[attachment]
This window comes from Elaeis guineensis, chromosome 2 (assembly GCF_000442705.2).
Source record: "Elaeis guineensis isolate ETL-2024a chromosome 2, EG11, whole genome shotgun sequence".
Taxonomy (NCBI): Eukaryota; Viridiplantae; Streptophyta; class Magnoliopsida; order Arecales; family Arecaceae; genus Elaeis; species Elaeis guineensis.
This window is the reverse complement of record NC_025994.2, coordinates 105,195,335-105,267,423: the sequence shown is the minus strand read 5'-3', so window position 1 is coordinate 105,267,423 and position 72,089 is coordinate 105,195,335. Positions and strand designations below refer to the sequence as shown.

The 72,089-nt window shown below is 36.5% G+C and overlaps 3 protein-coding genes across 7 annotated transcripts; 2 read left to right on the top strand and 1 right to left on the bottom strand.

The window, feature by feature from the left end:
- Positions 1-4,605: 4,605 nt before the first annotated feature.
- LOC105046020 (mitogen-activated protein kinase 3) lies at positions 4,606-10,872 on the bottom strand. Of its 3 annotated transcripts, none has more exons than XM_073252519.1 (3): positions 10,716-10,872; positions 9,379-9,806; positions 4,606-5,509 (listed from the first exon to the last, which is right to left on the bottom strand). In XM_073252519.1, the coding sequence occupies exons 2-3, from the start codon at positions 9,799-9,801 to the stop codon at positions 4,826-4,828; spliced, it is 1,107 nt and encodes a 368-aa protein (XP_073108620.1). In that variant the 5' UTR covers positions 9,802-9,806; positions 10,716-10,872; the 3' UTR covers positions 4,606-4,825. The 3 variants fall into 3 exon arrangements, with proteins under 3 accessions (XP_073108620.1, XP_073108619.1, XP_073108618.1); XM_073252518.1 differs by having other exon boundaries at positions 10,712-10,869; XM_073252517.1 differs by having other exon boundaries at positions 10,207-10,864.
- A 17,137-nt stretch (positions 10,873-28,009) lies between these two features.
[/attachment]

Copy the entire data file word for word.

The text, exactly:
This window comes from Elaeis guineensis, chromosome 2 (assembly GCF_000442705.2).
Source record: "Elaeis guineensis isolate ETL-2024a chromosome 2, EG11, whole genome shotgun sequence".
Taxonomy (NCBI): Eukaryota; Viridiplantae; Streptophyta; class Magnoliopsida; order Arecales; family Arecaceae; genus Elaeis; species Elaeis guineensis.
This window is the reverse complement of record NC_025994.2, coordinates 105,195,335-105,267,423: the sequence shown is the minus strand read 5'-3', so window position 1 is coordinate 105,267,423 and position 72,089 is coordinate 105,195,335. Positions and strand designations below refer to the sequence as shown.

The 72,089-nt window shown below is 36.5% G+C and overlaps 3 protein-coding genes across 7 annotated transcripts; 2 read left to right on the top strand and 1 right to left on the bottom strand.

The window, feature by feature from the left end:
- Positions 1-4,605: 4,605 nt before the first annotated feature.
- LOC105046020 (mitogen-activated protein kinase 3) lies at positions 4,606-10,872 on the bottom strand. Of its 3 annotated transcripts, none has more exons than XM_073252519.1 (3): positions 10,716-10,872; positions 9,379-9,806; positions 4,606-5,509 (listed from the first exon to the last, which is right to left on the bottom strand). In XM_073252519.1, the coding sequence occupies exons 2-3, from the start codon at positions 9,799-9,801 to the stop codon at positions 4,826-4,828; spliced, it is 1,107 nt and encodes a 368-aa protein (XP_073108620.1). In that variant the 5' UTR covers positions 9,802-9,806; positions 10,716-10,872; the 3' UTR covers positions 4,606-4,825. The 3 variants fall into 3 exon arrangements, with proteins under 3 accessions (XP_073108620.1, XP_073108619.1, XP_073108618.1); XM_073252518.1 differs by having other exon boundaries at positions 10,712-10,869; XM_073252517.1 differs by having other exon boundaries at positions 10,207-10,864.
- A 17,137-nt stretch (positions 10,873-28,009) lies between these two features.